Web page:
Scott-Mottley: Don't blame us if murders increase in St James
Donna Scott-Mottley, opposition spokesperson on justice, says that the People's National Party (PNP) will not accept any blame if murders increase in St James, noting that the Government has the power to ensure that sufficient members of the security forces are deployed in the parish to maintain law and order.
"If murder goes up in St James, the Government has to take responsibility because it would mean that their crime-fighting strategies have failed," Scott-Mottley, who is also an attorney-at-law, said at a PNP press conference at the party's St Andrew headquarters yesterday.
She said that the Jamaica Constabulary Force Act gives the police the right to cordon, search, detain, curfew, and set up roadblocks.
"When we vote against the state of emergency, we are saying, 'Montego Bay, I know you don't want 4,000 young people to be scraped up and put in jail'. That is the only element that has been removed," she reasoned.
In Gordon House on Tuesday, the parliamentary Opposition voted against an extension of states of emergency in St James, St Catherine north, and sections of Kingston.
DECLINE IN MURDERS WITH NO SOE
Former national security minister Peter Bunting told journalists that following the Tivoli operations in May 2010 to arrest then drug lord Christopher 'Dudus' Coke, murders over a five-year period up to 2015 averaged 1,100 (plus or minus 10 per cent) per annum.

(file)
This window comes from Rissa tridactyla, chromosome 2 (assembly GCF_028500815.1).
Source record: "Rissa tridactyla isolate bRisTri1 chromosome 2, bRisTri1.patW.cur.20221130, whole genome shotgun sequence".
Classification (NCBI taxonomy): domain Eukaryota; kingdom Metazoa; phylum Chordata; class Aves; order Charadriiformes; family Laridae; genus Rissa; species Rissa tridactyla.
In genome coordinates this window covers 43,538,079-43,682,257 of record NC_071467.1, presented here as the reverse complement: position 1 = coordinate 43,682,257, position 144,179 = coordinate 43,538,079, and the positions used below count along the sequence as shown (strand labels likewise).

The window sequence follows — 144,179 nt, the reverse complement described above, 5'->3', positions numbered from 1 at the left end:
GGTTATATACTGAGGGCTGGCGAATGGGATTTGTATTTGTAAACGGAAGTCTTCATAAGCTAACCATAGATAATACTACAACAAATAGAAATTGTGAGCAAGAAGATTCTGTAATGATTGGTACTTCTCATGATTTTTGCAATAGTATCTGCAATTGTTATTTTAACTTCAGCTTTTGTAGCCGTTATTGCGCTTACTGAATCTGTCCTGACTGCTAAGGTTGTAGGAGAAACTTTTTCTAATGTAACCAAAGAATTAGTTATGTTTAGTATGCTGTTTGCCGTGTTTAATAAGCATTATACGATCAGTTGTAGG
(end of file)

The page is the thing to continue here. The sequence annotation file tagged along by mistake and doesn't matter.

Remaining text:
"It was since 2016 that the number of murders broke out of that band and spiked again to 1,600. Now, this year, 2018, even with three states of emergency and two ZOSOs (zones of special operations), we will end the year at about 1,300 murders."
This, Bunting noted, would exceed the annual numbers for 2010-2015 when there were no states of emergency.
Highlighting reduction in murders in selected parishes, Bunting said that there was a dramatic plunge of 70 per cent in the number of persons killed in St James. In St Catherine north, where a state of emergency was declared in March this year, there was a 26.6 per cent decline in murders. In Kingston central, where there is no state of emergency, there is a 44 per cent fall in murders, while in Manchester, there is a decline of 36 per cent. St Ann shows a 26 per cent reduction, while Clarendon has a 21 per cent decline and St Elizabeth, 19 per cent.
Bunting insisted that in several police divisions, where no states of public emergency were declared, there were double-digit declines in murder.